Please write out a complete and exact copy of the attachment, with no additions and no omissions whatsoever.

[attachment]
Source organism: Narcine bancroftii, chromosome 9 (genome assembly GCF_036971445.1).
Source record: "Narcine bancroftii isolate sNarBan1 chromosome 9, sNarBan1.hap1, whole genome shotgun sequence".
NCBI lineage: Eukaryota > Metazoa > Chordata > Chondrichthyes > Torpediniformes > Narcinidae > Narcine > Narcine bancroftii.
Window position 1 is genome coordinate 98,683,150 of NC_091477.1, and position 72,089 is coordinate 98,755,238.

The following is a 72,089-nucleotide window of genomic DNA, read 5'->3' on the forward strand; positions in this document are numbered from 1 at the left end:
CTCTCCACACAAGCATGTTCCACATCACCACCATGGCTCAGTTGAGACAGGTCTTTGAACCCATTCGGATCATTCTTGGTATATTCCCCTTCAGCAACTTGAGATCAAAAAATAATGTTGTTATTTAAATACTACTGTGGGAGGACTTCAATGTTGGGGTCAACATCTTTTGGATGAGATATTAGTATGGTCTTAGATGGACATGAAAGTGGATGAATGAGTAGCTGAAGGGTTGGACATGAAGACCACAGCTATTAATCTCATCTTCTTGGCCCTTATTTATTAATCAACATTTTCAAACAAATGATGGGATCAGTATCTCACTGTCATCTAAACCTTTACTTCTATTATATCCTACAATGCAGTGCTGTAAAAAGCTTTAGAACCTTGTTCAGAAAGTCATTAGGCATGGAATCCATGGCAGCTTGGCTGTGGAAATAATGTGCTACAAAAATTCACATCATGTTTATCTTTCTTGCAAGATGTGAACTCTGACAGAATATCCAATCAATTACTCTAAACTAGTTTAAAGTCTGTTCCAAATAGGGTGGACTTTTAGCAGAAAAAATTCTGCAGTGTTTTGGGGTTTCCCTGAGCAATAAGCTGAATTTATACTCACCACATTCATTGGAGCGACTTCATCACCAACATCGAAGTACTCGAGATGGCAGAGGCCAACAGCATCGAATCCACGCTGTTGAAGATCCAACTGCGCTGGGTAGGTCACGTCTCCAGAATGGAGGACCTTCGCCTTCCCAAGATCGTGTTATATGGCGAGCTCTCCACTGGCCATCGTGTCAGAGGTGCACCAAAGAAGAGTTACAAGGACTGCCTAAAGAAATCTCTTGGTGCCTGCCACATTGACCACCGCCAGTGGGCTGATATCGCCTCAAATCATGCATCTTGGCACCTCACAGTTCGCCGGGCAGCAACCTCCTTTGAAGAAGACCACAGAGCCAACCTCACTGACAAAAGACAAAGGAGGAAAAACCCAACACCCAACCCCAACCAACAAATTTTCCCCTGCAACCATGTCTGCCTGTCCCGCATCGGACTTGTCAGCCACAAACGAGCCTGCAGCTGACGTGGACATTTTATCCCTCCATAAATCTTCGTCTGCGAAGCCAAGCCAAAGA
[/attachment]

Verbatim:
Source organism: Narcine bancroftii, chromosome 9 (genome assembly GCF_036971445.1).
Source record: "Narcine bancroftii isolate sNarBan1 chromosome 9, sNarBan1.hap1, whole genome shotgun sequence".
NCBI lineage: Eukaryota > Metazoa > Chordata > Chondrichthyes > Torpediniformes > Narcinidae > Narcine > Narcine bancroftii.
Window position 1 is genome coordinate 98,683,150 of NC_091477.1, and position 72,089 is coordinate 98,755,238.

The following is a 72,089-nucleotide window of genomic DNA, read 5'->3' on the forward strand; positions in this document are numbered from 1 at the left end:
CTCTCCACACAAGCATGTTCCACATCACCACCATGGCTCAGTTGAGACAGGTCTTTGAACCCATTCGGATCATTCTTGGTATATTCCCCTTCAGCAACTTGAGATCAAAAAATAATGTTGTTATTTAAATACTACTGTGGGAGGACTTCAATGTTGGGGTCAACATCTTTTGGATGAGATATTAGTATGGTCTTAGATGGACATGAAAGTGGATGAATGAGTAGCTGAAGGGTTGGACATGAAGACCACAGCTATTAATCTCATCTTCTTGGCCCTTATTTATTAATCAACATTTTCAAACAAATGATGGGATCAGTATCTCACTGTCATCTAAACCTTTACTTCTATTATATCCTACAATGCAGTGCTGTAAAAAGCTTTAGAACCTTGTTCAGAAAGTCATTAGGCATGGAATCCATGGCAGCTTGGCTGTGGAAATAATGTGCTACAAAAATTCACATCATGTTTATCTTTCTTGCAAGATGTGAACTCTGACAGAATATCCAATCAATTACTCTAAACTAGTTTAAAGTCTGTTCCAAATAGGGTGGACTTTTAGCAGAAAAAATTCTGCAGTGTTTTGGGGTTTCCCTGAGCAATAAGCTGAATTTATACTCACCACATTCATTGGAGCGACTTCATCACCAACATCGAAGTACTCGAGATGGCAGAGGCCAACAGCATCGAATCCACGCTGTTGAAGATCCAACTGCGCTGGGTAGGTCACGTCTCCAGAATGGAGGACCTTCGCCTTCCCAAGATCGTGTTATATGGCGAGCTCTCCACTGGCCATCGTGTCAGAGGTGCACCAAAGAAGAGTTACAAGGACTGCCTAAAGAAATCTCTTGGTGCCTGCCACATTGACCACCGCCAGTGGGCTGATATCGCCTCAAATCATGCATCTTGGCACCTCACAGTTCGCCGGGCAGCAACCTCCTTTGAAGAAGACCACAGAGCCAACCTCACTGACAAAAGACAAAGGAGGAAAAACCCAACACCCAACCCCAACCAACAAATTTTCCCCTGCAACCATGTCTGCCTGTCCCGCATCGGACTTGTCAGCCACAAACGAGCCTGCAGCTGACGTGGACATTTTATCCCTCCATAAATCTTCGTCTGCGAAGCCAAGCCAAAGA